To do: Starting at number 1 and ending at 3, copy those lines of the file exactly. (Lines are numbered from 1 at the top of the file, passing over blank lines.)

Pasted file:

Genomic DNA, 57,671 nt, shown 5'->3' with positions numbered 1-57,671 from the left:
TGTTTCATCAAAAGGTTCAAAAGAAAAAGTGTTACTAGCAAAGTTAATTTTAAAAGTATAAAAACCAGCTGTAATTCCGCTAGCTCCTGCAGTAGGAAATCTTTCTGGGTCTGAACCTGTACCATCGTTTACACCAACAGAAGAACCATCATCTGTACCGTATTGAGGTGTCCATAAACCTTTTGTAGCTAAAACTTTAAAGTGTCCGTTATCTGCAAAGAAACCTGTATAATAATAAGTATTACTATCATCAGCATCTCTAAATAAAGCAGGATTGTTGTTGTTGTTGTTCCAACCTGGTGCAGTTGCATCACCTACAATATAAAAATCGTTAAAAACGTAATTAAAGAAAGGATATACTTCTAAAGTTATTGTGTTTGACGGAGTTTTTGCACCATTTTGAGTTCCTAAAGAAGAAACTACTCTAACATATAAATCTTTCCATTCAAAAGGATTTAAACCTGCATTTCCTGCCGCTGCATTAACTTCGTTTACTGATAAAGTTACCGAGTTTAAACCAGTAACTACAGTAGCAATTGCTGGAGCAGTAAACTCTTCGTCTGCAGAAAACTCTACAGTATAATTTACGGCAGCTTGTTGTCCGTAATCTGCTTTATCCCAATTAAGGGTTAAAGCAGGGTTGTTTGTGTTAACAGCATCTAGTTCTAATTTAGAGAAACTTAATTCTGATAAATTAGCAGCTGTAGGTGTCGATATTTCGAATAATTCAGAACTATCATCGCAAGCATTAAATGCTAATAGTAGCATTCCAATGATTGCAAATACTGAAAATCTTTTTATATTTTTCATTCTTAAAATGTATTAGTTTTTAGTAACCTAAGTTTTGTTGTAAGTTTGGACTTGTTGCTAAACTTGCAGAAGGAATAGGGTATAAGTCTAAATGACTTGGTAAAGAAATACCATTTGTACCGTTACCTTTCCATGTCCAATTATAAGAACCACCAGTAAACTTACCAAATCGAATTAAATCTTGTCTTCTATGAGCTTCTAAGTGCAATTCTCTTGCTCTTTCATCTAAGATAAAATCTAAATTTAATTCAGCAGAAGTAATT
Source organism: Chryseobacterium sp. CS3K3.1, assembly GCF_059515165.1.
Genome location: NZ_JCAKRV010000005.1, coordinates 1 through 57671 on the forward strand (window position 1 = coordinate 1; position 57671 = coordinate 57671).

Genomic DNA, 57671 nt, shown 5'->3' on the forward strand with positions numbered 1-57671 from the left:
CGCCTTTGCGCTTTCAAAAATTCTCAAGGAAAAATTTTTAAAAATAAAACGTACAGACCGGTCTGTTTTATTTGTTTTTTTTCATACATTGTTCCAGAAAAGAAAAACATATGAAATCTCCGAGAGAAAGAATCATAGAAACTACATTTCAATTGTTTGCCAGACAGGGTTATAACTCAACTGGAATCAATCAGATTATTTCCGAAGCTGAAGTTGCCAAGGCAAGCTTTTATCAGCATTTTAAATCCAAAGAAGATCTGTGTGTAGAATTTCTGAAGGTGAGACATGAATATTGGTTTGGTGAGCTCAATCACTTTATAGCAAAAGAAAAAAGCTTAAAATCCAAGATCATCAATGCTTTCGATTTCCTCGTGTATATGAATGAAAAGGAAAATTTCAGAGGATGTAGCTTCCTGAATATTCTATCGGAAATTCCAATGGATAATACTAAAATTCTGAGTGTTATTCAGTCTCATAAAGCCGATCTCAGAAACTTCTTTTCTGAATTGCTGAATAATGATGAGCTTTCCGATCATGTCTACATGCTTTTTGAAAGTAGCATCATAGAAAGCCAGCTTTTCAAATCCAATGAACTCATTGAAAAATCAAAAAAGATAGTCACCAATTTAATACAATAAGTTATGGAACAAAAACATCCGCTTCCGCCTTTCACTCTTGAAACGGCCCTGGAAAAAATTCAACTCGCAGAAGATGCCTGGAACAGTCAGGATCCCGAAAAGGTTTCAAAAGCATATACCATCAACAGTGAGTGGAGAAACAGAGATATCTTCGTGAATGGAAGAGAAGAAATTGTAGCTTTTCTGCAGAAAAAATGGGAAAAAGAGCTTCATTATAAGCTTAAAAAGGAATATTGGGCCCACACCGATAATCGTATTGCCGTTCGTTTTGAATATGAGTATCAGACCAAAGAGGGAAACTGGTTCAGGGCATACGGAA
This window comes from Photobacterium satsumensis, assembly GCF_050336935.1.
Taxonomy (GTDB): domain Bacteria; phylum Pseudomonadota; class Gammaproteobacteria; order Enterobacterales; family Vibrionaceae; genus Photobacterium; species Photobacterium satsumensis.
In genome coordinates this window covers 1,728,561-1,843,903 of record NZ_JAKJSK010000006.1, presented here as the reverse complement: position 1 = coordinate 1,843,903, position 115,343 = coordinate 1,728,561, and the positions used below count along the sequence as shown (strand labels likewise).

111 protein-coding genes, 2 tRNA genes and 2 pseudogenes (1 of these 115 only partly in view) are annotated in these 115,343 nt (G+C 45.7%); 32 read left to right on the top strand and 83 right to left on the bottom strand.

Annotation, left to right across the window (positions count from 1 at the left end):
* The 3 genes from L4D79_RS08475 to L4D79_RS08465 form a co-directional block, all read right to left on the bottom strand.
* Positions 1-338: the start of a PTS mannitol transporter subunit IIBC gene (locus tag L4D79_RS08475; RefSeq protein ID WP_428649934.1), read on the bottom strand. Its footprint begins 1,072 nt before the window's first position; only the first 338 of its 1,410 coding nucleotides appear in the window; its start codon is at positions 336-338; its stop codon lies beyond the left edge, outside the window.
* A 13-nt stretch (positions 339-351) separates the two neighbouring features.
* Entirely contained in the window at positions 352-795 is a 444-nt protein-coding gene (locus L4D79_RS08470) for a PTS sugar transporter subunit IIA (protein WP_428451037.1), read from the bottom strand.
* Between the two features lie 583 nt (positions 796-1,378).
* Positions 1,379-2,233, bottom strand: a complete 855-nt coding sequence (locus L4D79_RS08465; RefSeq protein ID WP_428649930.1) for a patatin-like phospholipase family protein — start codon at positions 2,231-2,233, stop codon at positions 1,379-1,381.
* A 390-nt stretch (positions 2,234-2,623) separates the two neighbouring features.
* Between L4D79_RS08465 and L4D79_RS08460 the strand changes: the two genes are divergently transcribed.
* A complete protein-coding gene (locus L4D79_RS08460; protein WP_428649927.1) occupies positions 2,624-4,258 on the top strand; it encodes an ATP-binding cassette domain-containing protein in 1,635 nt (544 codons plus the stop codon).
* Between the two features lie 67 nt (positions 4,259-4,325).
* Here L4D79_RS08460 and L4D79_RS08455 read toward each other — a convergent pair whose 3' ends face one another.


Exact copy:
Genomic DNA, 57,671 nt, shown 5'->3' with positions numbered 1-57,671 from the left:
TGTTTCATCAAAAGGTTCAAAAGAAAAAGTGTTACTAGCAAAGTTAATTTTAAAAGTATAAAAACCAGCTGTAATTCCGCTAGCTCCTGCAGTAGGAAATCTTTCTGGGTCTGAACCTGTACCATCGTTTACACCAACAGAAGAACCATCATCTGTACCGTATTGAGGTGTCCATAAACCTTTTGTAGCTAAAACTTTAAAGTGTCCGTTATCTGCAAAGAAACCTGTATAATAATAAGTATTACTATCATCAGCATCTCTAAATAAAGCAGGATTGTTGTTGTTGTTGTTCCAACCTGGTGCAGTTGCATCACCTACAATATAAAAATCGTTAAAAACGTAATTAAAGAAAGGATATACTTCTAAAGTTATTGTGTTTGACGGAGTTTTTGCACCATTTTGAGTTCCTAAAGAAGAAACTACTCTAACATATAAATCTTTCCATTCAAAAGGATTTAAACCTGCATTTCCTGCCGCTGCATTAACTTCGTTTACTGATAAAGTTACCGAGTTTAAACCAGTAACTACAGTAGCAATTGCTGGAGCAGTAAACTCTTCGTCTGCAGAAAACTCTACAGTATAATTTACGGCAGCTTGTTGTCCGTAATCTGCTTTATCCCAATTAAGGGTTAAAGCAGGGTTGTTTGTGTTAACAGCATCTAGTTCTAATTTAGAGAAACTTAATTCTGATAAATTAGCAGCTGTAGGTGTCGATATTTCGAATAATTCAGAACTATCATCGCAAGCATTAAATGCTAATAGTAGCATTCCAATGATTGCAAATACTGAAAATCTTTTTATATTTTTCATTCTTAAAATGTATTAGTTTTTAGTAACCTAAGTTTTGTTGTAAGTTTGGACTTGTTGCTAAACTTGCAGAAGGAATAGGGTATAAGTCTAAATGACTTGGTAAAGAAATACCATTTGTACCGTTACCTTTCCATGTCCAATTATAAGAACCACCAGTAAACTTACCAAATCGAATTAAATCTTGTCTTCTATGAGCTTCTAAGTGCAATTCTCTTGCTCTTTCATCTAAGATAAAATCTAAATTTAATTCAGCAGAAGTAATT
Source organism: Chryseobacterium sp. CS3K3.1, assembly GCF_059515165.1.